Shaft Myth #7 – The flex of the shaft has an important effect on shot performance for all golfers
For some golfers, very definitely this is true. But for many golfers, approaching even the majority of golfers, the flex of the shaft is one of the very least important of all the fitting specifications of a golf club.
To sum it up, the higher the clubhead speed, the more forceful the transition move, the more aggressive the downswing, the later the unhinging of the wrist-**** angle, and the more the golfer has an specific preference for the bending feel of the shaft, the more important the shaft flex will be to shot performance. For a slower swinging, smooth tempo, early release golfer who does not have a refined sense of feel for the bending action of the shaft, the flex is virtually unimportant and the WEIGHT of the shaft becomes the only important fitting element related to the shaft.
The one swing characteristic that has the most influence on making the flex become an important part of the performance of the shaft is the point of the wrist-**** release during the downswing. The later the wrist-**** release, the more the shaft can arrive at impact in a flexed forward position – which is how the shaft flex can have a visible effect on the launch angle, height and spin rate of the shaft.
Second after the release in terms of the swing moves that dictate the importance of shaft flex is the force the golfer applies during the transition move to start the downswing. The more forcefully, the more sudden, and the more aggressive the golfer starts the downswing, the more bending force is applied to the shaft. The more the golfer bends the shaft at the start of the downswing, the more the golfer could feel differences in shaft stiffness and from that, develop a preference for a specific type of bending feel in a shaft that if satisfied, can make a big difference in shot consistency and clubhead speed.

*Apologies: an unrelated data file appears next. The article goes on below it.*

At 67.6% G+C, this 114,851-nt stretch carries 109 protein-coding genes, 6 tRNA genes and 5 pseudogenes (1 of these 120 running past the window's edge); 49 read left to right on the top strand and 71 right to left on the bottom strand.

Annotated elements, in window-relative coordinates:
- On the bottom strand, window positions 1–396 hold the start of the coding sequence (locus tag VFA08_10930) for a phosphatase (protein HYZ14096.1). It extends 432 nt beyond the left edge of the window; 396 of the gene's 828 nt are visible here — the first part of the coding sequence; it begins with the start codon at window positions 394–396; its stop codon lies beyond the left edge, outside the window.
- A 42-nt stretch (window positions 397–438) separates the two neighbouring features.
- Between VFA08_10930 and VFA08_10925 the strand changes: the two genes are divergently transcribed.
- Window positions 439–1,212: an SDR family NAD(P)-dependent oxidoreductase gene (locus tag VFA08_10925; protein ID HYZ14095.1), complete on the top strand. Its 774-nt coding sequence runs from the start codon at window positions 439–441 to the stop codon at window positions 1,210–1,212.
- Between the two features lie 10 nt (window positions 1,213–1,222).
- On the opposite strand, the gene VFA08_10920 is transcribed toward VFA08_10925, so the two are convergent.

Shaft Myth #8 – The higher the clubhead speed of the golfer, the stiffer the shaft should be
There are two reasons this is frequently not true. First, as we said previously, with no standards in the golf industry for shaft flex, there are very definitely a lot of R flex shafts that are stiffer than a lot of S flex and even X flex shafts. So it can be very possible for a golfer with a certain clubhead speed to be properly fit with an S flex in one company’s shaft model, but to find that another company’s R flex may in fact be stiffer.
The second and main reason this statement is frequently not true is because clubhead speed is not the main element in the swing that determines how much a golfer actually bends a shaft during the swing. The swing element that applies the chief amount of bending force to a shaft is the golfer’s transition move to start the downswing. Among two golfers with the same clubhead speed, it can be very common for one golfer to have a short backswing with a very forceful, abrupt and sudden acceleration to start the downswing, while the other golfer might start the downswing with a much smoother, more gradual acceleration of the club.
Among two golfers with the same clubhead speed, the one with the stronger, more forceful transition move will always put more bending force on the shaft, and from it, will typically need a stiffer shaft than the golfer with the same swing speed who has a smooth, gradual acceleration of the club during the downswing. It is also not uncommon to see a golfer with a slower swing speed and stronger transition as well as a golfer with a higher swing speed and smoother transition move. In such a case, the slower swinging golfer with stronger transition would need a stiffer shaft than the golfer with a higher clubhead speed but smoother, less forceful transition move.
The bottom line is that while clubhead speed definitely offers a starting point for flex selection, the most accurate shaft fitting involves a careful evaluation of the other swing movements that have a direct effect on how much the shaft is flexed during the swing.